It wasn’t until five hours later, as we descended out of the snow-capped Ergaki Mountains into the rolling steppes outside Kyzyl, that it occurred to me that I should be scared. I mean, I just jumped from a train into a van with ten strange men with whom I didn’t share a language, to drive hundreds of km from the nearest city, towards the Russian border with Mongolia. But it seemed like a perfectly natural thing to do.

Naturally, it was fine. The driver dropped me at my hotel, I checked in to the cheapest single so far (800 rubles!) and went to find the only internet cafe in town – here at the local post office. Kyzyl is the center of Tuvan throat-singing (some of whom with perform at the Lowell, MA Folk Festival in July!), a place Richard Feynman was obsessed with, and a built-from-scratch Soviet city. Should be interesting.

Plenty has happened since I last posted, of course – I went bowling in Tomsk, discovered that all of Krasnoyarsk is closed on Monday (museums, parks, even the zoo), and spent that rainy Krasnoyarsk afternoon drinking cheap beer with two Australians I had met on the train. I’ll see if I can write a better post on my laptop and USB it onto this computer. But at the moment I can’t write too much – there’s a little girl who insists on opening and closing the creaky, squeaky wrought iron door and my nerves are wrecked.

The short-version plan: I hope to *finally* find someone to take me on a hike, or rafting, or ANY place out in some natural setting to get some fresh air and see the country without a train’s pane glass separating us. Even the van ride, on a real Russian road with real Russian air blowing through the windows – felt better than the train. Perhaps that’s been my disconnect so far – I’ve only been in cities and large towns, and I want to see some NATURE.

So if I can find that, I’ll say here for about a week. If not, I’ll stay 3 or 4 days, and then either backtrack through Abakan for a train to Irkutsk, or fly direct to Irkutsk from here.

OK really gotta run. My teeth are grinding.

Sleepy in Tomsk

It’s rather ironic, how exhausted I seem to be after these long overnight/multi-night train rides. Having spent three days doing basically nothing, all I could manage today was to go on a halfhearted wander through town and then to take a nap. The good news, for me, is that the energetic 22-year-olds I met on the train are also too tired to meet today. So don’t call me too old quite yet.

At the moment, it’s 6 pm Tomsk time, 3 pm Moscow time, and 7 am New York time. I have no idea what to do with myself. To keep everyone sane across all seven time zones, Russian trains all run on Moscow time. This means traveling across Russia becomes a sort of time warp. Going east, chronological time accelerates as you hurtle towards dawn. Yet this acceleration happens much more slowly than it would in an airplane, so as to be unnoticeable. Like watching a person grow older.

Then suddenly, inside the Moscow-pegged time capsule of the train, “lights out” is well after dark and dawn breaks around 2:30 am. Your watch becomes a mechanism to measure only the passing of time; it’s no longer an accurate indicator of a particular moment or time of day. Unlike in an airplane, the passage of time isn’t mimicked by the closing of the shades, the showing of a film, the serving of breakfast. Nor do your fellow passengers share your exact experience. They get on and off the train at all hours, engaged in their own individual time warp. There’s always at least a few people sleeping, while others are eating lunch or dinner or whatever.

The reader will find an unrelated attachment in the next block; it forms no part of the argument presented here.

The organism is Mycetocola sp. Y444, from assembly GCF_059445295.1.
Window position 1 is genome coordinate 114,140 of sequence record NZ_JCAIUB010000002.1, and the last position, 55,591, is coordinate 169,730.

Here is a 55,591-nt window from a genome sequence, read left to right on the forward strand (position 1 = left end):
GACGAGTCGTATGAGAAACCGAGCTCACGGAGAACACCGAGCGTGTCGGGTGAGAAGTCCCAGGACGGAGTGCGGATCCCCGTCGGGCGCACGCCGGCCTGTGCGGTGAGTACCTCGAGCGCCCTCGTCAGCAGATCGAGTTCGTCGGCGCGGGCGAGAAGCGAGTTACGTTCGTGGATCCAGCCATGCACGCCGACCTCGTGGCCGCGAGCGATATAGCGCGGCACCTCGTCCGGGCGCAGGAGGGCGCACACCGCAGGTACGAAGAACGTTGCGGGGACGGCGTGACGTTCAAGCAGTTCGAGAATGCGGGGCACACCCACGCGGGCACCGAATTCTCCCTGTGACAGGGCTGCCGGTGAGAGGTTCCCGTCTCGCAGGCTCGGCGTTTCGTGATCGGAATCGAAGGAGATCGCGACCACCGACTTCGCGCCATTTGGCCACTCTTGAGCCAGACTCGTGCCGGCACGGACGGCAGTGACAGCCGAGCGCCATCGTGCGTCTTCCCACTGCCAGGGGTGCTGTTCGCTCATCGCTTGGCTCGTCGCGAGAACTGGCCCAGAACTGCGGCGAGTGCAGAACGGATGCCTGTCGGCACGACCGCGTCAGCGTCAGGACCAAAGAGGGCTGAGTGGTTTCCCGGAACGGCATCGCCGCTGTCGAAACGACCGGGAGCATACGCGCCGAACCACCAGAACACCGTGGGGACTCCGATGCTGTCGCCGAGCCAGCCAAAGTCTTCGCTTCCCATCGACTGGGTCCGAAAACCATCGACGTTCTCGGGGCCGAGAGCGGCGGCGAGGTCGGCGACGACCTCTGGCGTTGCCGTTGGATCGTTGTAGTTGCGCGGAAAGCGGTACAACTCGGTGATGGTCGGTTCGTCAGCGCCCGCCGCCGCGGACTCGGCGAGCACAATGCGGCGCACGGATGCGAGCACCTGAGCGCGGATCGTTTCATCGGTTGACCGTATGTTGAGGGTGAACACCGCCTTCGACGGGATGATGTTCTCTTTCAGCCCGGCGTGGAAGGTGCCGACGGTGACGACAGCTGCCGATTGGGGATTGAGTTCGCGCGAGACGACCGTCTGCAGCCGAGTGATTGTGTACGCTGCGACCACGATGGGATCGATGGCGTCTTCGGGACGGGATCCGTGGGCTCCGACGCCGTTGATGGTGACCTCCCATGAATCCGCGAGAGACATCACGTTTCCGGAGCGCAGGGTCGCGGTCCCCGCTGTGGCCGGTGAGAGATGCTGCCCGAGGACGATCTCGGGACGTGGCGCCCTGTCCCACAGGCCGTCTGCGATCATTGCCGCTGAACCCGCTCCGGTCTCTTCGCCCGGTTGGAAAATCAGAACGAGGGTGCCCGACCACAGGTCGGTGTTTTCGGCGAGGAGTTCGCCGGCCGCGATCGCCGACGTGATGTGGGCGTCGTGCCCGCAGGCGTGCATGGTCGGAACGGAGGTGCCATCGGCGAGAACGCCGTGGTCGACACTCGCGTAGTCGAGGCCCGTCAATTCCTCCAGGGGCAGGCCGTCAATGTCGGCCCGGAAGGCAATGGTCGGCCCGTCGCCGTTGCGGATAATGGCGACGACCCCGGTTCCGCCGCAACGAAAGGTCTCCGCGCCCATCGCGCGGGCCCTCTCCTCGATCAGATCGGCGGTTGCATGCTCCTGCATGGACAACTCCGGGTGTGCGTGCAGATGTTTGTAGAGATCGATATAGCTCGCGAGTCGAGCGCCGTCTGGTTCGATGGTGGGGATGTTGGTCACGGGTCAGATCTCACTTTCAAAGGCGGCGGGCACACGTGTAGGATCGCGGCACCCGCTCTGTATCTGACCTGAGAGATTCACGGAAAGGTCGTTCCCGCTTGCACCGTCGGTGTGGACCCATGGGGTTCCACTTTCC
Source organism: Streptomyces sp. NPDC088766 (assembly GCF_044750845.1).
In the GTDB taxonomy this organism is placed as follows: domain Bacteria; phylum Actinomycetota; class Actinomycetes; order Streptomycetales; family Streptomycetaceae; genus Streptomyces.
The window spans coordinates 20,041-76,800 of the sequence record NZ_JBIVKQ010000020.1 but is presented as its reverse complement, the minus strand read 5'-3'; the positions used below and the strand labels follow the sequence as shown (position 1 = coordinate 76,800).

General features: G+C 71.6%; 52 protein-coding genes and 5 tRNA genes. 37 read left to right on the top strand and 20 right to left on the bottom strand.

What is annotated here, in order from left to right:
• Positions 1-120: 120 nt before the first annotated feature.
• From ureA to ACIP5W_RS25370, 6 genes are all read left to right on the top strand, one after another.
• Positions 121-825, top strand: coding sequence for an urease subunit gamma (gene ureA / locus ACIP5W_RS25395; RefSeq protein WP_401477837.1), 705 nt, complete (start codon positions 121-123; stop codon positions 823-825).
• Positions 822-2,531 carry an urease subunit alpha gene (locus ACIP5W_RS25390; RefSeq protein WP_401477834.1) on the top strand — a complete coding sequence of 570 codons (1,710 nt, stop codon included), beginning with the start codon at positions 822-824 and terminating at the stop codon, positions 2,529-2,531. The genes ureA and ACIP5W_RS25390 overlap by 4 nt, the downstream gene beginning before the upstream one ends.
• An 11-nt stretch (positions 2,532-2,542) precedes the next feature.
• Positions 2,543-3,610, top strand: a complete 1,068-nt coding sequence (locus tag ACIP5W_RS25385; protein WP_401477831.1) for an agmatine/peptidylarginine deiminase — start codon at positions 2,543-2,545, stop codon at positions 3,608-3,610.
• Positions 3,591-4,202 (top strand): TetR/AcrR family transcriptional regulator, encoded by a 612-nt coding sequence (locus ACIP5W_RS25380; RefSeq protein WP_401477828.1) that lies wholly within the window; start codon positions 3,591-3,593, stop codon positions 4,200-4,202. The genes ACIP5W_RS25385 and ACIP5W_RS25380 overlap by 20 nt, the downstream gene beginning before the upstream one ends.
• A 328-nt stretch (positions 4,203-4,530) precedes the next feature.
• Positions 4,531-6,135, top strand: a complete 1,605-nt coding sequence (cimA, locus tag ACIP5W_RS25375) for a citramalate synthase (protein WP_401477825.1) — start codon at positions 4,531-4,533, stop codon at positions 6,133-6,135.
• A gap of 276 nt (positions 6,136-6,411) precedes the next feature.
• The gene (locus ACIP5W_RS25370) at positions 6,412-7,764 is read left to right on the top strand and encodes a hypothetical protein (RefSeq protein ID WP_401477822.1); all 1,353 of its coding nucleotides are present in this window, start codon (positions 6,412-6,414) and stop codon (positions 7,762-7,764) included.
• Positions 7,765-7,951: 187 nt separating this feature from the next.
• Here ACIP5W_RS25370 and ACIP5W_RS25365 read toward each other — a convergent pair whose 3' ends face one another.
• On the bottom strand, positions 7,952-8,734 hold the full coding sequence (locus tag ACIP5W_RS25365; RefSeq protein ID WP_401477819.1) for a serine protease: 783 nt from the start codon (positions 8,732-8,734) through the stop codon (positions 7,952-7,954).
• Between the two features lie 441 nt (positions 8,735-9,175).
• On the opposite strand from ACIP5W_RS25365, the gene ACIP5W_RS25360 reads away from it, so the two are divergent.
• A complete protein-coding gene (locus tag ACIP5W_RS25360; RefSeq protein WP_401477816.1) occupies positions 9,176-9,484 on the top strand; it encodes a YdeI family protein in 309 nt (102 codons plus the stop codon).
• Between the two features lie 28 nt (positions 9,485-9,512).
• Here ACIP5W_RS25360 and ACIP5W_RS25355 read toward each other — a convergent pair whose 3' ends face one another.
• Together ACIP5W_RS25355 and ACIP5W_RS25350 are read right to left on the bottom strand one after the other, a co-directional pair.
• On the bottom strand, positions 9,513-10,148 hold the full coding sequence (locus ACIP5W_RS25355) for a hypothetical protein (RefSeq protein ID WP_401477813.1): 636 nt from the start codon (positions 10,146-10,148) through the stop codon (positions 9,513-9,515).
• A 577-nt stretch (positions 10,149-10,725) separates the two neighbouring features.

Then you debark, stepping out of the time capsule and into reality. You find you’ve warped two or three or even seven hours ahead, depending on how far you’ve come. Suddenly it’s past lunch time, whereas a half-hour before you had your morning coffee.

It’s no wonder your body wants to sleep – to hit the reset button and start again from morning.

———

A few of you have asked about my state of mind. I’m trying to keep the ratio of navel-gazing-to-description fairly low, so forgive me if my blog is sounding aloof.

Also, to be honest, I’m trying to remain cheerful in the face of bewilderment.

Every other time I have traveled, within a day or at most two I snap into my happy travel place. I devour historical and current newspaper accounts about the country. I seek out strange and new places and foods. I return to my room late, exhausted and happy.

But here, on this trip, it ain’t happenin’. I feel like I’ve been close – there has been metal-on-metal, but the snap refuses to lock into place. I don’t know if it’s Russia, or if it’s what I feared – that going on an open-ended trip would be different, that I would fret more about where and when and why and how much. In any case, I feel like in some places – Kazan, for instance – I’m going through the motions rather than fully engaging in my travel. I am – dare I say – bored at times. On more than a few occasions, all I wanted to do was return to my room and read or write.

Which also makes me wonder – perhaps this is just built-up desire to do these other things I love – reading and writing – that I had to forego, for the most part, in the months leading up to my departure. During that time I was either engaged in logistical planning – visa, apartment, the disbursement of my belongings – or I was deliberately distracting myself from thinking too hard about what I was doing – giving up my life! leaving New York! – for fear of succumbing to self-doubt and despair. So I read guide books, investigated PO boxes and storage options, and, in lieu of drugs or bottles of booze, I watched the most ridiculous reality TV I could find (in a close race, MTV’s “From G’s to Gents” won over Bravo’s “Millionaire Matchmaker“).

So you see – my state of mind is a jumble. I’m neither sad nor happy. I’ve had moments of delight and frustration, both of which have been fleeting. So far, Russia and I aren’t communicating. But is it that Russia has nothing to say to me, or that I’m not listening? Stay tuned.

Welcome to Siberia

I just arrived in Tomsk, a university town just off the Trans-Siberian railway line. After a one wet, cold night in Yekaterinburg (aka Sverdlovsk) between trains, Tomsk is sunny but markedly colder than the other side of the Urals.